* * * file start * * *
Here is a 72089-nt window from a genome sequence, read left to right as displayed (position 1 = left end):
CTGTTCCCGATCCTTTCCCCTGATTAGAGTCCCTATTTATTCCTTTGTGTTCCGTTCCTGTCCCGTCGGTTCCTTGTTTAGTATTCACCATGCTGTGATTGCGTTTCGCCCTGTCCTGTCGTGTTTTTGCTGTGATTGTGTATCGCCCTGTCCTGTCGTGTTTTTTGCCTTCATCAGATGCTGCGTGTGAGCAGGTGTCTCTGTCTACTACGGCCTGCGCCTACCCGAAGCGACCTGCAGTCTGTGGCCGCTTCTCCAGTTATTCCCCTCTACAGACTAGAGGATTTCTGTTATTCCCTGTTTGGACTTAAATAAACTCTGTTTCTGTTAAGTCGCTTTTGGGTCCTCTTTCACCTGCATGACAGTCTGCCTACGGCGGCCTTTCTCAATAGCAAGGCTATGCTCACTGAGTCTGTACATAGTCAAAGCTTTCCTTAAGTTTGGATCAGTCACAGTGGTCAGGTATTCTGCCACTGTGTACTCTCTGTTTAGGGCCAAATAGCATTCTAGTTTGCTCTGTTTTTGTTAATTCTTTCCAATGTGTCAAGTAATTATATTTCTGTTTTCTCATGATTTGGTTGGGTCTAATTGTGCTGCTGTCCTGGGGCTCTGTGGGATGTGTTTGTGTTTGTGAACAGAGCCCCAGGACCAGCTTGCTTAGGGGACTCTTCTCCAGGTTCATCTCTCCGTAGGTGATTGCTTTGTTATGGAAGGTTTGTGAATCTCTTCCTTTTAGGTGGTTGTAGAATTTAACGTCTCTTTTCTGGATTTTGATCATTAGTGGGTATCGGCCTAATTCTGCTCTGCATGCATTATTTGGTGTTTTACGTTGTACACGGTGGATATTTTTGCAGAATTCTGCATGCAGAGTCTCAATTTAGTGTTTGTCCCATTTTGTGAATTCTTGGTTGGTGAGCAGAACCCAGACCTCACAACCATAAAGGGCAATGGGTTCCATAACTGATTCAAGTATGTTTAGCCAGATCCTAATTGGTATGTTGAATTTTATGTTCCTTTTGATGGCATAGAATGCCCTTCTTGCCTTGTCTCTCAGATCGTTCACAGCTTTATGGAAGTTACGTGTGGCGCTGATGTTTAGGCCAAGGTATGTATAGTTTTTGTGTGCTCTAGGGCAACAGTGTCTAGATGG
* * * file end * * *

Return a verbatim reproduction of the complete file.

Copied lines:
Here is a 72089-nt window from a genome sequence, read left to right as displayed (position 1 = left end):
CTGTTCCCGATCCTTTCCCCTGATTAGAGTCCCTATTTATTCCTTTGTGTTCCGTTCCTGTCCCGTCGGTTCCTTGTTTAGTATTCACCATGCTGTGATTGCGTTTCGCCCTGTCCTGTCGTGTTTTTGCTGTGATTGTGTATCGCCCTGTCCTGTCGTGTTTTTTGCCTTCATCAGATGCTGCGTGTGAGCAGGTGTCTCTGTCTACTACGGCCTGCGCCTACCCGAAGCGACCTGCAGTCTGTGGCCGCTTCTCCAGTTATTCCCCTCTACAGACTAGAGGATTTCTGTTATTCCCTGTTTGGACTTAAATAAACTCTGTTTCTGTTAAGTCGCTTTTGGGTCCTCTTTCACCTGCATGACAGTCTGCCTACGGCGGCCTTTCTCAATAGCAAGGCTATGCTCACTGAGTCTGTACATAGTCAAAGCTTTCCTTAAGTTTGGATCAGTCACAGTGGTCAGGTATTCTGCCACTGTGTACTCTCTGTTTAGGGCCAAATAGCATTCTAGTTTGCTCTGTTTTTGTTAATTCTTTCCAATGTGTCAAGTAATTATATTTCTGTTTTCTCATGATTTGGTTGGGTCTAATTGTGCTGCTGTCCTGGGGCTCTGTGGGATGTGTTTGTGTTTGTGAACAGAGCCCCAGGACCAGCTTGCTTAGGGGACTCTTCTCCAGGTTCATCTCTCCGTAGGTGATTGCTTTGTTATGGAAGGTTTGTGAATCTCTTCCTTTTAGGTGGTTGTAGAATTTAACGTCTCTTTTCTGGATTTTGATCATTAGTGGGTATCGGCCTAATTCTGCTCTGCATGCATTATTTGGTGTTTTACGTTGTACACGGTGGATATTTTTGCAGAATTCTGCATGCAGAGTCTCAATTTAGTGTTTGTCCCATTTTGTGAATTCTTGGTTGGTGAGCAGAACCCAGACCTCACAACCATAAAGGGCAATGGGTTCCATAACTGATTCAAGTATGTTTAGCCAGATCCTAATTGGTATGTTGAATTTTATGTTCCTTTTGATGGCATAGAATGCCCTTCTTGCCTTGTCTCTCAGATCGTTCACAGCTTTATGGAAGTTACGTGTGGCGCTGATGTTTAGGCCAAGGTATGTATAGTTTTTGTGTGCTCTAGGGCAACAGTGTCTAGATGG